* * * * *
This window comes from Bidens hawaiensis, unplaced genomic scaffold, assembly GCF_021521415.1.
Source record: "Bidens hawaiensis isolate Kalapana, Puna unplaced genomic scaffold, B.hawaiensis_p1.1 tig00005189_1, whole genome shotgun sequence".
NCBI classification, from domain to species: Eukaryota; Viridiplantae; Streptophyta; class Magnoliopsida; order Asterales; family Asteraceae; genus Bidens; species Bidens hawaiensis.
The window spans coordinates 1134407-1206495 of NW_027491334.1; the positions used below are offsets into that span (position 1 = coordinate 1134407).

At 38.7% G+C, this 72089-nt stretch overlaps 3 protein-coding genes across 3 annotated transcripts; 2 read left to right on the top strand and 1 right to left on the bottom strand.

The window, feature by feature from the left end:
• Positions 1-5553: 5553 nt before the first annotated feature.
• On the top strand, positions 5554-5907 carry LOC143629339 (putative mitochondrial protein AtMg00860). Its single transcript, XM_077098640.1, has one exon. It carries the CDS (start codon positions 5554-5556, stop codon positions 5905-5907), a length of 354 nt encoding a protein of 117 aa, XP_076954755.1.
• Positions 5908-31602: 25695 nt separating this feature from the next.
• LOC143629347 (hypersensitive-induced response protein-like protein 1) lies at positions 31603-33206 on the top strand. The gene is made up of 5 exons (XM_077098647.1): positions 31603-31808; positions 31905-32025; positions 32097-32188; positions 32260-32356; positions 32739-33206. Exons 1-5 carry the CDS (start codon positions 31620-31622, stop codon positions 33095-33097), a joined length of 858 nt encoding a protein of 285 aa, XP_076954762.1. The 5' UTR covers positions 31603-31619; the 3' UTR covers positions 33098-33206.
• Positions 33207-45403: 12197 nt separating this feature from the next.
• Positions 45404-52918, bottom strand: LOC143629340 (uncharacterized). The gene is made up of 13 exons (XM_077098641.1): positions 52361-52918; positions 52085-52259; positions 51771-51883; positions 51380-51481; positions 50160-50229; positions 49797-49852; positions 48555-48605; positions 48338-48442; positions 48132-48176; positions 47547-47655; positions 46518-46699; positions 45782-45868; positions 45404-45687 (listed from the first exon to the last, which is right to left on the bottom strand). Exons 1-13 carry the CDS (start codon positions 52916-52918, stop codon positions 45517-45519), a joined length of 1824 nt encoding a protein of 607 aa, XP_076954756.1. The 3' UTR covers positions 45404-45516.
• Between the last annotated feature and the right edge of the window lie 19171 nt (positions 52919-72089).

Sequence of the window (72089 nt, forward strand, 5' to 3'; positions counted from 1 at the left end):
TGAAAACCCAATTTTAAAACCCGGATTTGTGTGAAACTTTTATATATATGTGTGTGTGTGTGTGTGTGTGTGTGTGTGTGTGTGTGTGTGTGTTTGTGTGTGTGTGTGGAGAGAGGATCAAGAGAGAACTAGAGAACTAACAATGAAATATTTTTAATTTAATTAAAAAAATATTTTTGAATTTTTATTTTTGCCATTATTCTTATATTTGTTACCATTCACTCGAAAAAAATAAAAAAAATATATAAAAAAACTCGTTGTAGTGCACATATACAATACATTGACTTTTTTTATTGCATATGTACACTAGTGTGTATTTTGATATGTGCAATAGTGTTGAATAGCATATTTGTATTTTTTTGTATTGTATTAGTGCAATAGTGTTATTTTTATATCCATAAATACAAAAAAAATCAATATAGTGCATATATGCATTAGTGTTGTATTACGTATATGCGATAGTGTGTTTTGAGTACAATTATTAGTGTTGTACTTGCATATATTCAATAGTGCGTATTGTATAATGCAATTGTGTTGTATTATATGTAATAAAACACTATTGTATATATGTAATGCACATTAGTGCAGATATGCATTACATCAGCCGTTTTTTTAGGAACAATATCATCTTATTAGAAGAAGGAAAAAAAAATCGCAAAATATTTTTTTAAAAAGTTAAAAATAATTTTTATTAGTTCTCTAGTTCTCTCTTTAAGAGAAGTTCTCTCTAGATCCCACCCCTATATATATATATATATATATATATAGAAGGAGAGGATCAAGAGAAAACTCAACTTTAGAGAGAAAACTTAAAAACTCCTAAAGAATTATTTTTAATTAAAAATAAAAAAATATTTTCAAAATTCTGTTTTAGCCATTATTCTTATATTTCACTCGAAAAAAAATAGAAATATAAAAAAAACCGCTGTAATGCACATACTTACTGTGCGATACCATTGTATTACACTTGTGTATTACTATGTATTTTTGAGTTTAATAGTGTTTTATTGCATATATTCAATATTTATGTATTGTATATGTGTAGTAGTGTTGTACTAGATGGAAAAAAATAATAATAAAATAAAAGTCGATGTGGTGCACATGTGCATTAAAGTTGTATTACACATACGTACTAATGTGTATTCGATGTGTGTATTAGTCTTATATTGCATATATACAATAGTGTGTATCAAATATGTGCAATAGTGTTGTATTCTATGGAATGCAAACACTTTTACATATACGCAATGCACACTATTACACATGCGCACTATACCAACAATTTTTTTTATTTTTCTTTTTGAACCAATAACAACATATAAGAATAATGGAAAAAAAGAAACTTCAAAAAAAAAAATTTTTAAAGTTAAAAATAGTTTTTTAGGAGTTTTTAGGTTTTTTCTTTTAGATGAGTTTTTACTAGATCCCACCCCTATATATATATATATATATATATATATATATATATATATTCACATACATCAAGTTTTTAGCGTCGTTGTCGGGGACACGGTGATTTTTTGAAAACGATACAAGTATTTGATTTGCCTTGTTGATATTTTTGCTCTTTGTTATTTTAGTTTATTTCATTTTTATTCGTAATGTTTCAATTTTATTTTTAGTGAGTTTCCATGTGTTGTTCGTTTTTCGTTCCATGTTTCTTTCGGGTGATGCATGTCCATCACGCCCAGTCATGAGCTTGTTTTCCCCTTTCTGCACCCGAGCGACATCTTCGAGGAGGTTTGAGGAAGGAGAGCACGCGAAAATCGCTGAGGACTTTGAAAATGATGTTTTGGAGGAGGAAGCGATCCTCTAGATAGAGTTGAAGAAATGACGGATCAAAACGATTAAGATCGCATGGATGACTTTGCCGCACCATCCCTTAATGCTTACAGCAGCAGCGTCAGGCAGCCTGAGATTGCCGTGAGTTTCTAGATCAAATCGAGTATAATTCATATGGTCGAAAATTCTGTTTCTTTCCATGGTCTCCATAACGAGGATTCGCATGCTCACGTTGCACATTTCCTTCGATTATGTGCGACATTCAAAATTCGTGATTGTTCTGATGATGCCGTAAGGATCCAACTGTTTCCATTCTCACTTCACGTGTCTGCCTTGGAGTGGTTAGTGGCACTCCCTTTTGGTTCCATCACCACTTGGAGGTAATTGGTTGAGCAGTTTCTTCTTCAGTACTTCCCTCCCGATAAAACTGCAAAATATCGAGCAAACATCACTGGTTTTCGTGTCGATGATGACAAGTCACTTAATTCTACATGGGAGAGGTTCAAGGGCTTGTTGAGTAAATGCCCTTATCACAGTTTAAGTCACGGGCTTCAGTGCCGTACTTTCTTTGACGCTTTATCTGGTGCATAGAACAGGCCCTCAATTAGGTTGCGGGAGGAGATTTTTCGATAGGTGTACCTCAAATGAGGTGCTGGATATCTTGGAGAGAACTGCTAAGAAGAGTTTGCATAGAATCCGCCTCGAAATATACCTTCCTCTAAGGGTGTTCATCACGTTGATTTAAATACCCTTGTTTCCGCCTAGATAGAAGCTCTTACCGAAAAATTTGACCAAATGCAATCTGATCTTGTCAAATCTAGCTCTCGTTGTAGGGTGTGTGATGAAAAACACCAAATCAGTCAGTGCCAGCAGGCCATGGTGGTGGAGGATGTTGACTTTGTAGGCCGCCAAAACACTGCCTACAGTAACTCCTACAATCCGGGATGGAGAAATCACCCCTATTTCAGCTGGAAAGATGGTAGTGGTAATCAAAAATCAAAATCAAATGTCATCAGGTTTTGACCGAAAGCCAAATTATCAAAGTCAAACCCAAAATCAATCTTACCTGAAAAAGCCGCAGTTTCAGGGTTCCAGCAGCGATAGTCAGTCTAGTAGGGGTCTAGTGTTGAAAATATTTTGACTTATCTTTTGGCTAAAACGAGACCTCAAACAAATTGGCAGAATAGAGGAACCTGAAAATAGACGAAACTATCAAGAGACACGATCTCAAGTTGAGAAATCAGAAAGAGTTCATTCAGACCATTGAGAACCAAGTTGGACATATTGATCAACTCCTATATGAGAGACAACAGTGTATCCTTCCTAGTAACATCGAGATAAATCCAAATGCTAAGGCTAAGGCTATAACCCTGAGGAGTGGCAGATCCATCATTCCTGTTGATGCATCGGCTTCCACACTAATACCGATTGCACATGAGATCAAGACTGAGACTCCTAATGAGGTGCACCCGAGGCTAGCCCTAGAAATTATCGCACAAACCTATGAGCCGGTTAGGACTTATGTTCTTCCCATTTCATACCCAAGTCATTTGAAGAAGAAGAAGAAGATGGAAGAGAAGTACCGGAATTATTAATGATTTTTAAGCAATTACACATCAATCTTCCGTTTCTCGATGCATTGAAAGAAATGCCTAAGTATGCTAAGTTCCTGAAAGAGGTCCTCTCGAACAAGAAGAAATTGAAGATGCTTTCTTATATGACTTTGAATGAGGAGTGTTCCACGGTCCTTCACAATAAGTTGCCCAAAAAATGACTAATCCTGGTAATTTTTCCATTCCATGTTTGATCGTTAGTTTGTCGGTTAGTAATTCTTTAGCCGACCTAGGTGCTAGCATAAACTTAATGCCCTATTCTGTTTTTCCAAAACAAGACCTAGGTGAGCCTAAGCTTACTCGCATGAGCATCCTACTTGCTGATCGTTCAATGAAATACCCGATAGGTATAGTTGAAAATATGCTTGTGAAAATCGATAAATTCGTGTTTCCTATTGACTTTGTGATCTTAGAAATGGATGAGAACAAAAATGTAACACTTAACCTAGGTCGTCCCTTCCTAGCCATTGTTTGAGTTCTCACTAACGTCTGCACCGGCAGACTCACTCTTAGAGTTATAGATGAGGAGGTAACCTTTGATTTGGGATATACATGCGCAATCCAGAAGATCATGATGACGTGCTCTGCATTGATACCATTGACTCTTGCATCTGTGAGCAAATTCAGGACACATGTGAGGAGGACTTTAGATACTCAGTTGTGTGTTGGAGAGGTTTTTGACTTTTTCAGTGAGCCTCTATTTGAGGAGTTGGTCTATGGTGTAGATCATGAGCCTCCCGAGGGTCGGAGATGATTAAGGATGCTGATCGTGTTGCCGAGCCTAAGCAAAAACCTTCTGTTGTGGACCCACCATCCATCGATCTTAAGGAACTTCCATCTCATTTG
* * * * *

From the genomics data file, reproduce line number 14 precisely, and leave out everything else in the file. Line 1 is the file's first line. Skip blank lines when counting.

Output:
Sequence of the window (72089 nt, forward strand, 5' to 3'; positions counted from 1 at the left end):